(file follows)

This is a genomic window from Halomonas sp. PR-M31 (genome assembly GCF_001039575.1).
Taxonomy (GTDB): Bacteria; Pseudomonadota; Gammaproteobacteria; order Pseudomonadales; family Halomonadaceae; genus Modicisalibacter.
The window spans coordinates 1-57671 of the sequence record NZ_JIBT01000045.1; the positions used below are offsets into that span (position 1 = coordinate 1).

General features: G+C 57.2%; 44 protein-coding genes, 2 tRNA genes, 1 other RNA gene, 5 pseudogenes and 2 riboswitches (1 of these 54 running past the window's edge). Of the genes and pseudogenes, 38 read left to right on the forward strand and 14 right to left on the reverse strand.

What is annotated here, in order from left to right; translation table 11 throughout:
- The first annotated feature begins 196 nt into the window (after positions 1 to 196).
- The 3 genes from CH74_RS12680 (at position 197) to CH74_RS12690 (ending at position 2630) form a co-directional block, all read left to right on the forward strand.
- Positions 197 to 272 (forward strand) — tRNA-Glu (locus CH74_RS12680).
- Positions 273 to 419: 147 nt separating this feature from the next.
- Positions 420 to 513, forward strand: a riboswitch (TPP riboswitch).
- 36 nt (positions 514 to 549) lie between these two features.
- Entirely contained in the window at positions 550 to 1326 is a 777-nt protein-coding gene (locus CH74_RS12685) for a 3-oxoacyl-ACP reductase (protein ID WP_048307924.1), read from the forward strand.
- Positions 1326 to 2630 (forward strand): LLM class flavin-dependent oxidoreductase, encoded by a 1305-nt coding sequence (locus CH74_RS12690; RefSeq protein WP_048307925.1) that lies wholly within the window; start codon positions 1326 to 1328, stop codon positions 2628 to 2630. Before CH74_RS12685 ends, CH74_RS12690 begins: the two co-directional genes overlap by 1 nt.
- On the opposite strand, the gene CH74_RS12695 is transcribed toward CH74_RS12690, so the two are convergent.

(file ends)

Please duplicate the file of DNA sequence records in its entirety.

This is a genomic window from Halomonas sp. PR-M31 (genome assembly GCF_001039575.1).
Taxonomy (GTDB): Bacteria; Pseudomonadota; Gammaproteobacteria; order Pseudomonadales; family Halomonadaceae; genus Modicisalibacter.
The window spans coordinates 1-57671 of the sequence record NZ_JIBT01000045.1; the positions used below are offsets into that span (position 1 = coordinate 1).

General features: G+C 57.2%; 44 protein-coding genes, 2 tRNA genes, 1 other RNA gene, 5 pseudogenes and 2 riboswitches (1 of these 54 running past the window's edge). Of the genes and pseudogenes, 38 read left to right on the forward strand and 14 right to left on the reverse strand.

What is annotated here, in order from left to right; translation table 11 throughout:
- The first annotated feature begins 196 nt into the window (after positions 1 to 196).
- The 3 genes from CH74_RS12680 (at position 197) to CH74_RS12690 (ending at position 2630) form a co-directional block, all read left to right on the forward strand.
- Positions 197 to 272 (forward strand) — tRNA-Glu (locus CH74_RS12680).
- Positions 273 to 419: 147 nt separating this feature from the next.
- Positions 420 to 513, forward strand: a riboswitch (TPP riboswitch).
- 36 nt (positions 514 to 549) lie between these two features.
- Entirely contained in the window at positions 550 to 1326 is a 777-nt protein-coding gene (locus CH74_RS12685) for a 3-oxoacyl-ACP reductase (protein ID WP_048307924.1), read from the forward strand.
- Positions 1326 to 2630 (forward strand): LLM class flavin-dependent oxidoreductase, encoded by a 1305-nt coding sequence (locus CH74_RS12690; RefSeq protein WP_048307925.1) that lies wholly within the window; start codon positions 1326 to 1328, stop codon positions 2628 to 2630. Before CH74_RS12685 ends, CH74_RS12690 begins: the two co-directional genes overlap by 1 nt.
- On the opposite strand, the gene CH74_RS12695 is transcribed toward CH74_RS12690, so the two are convergent.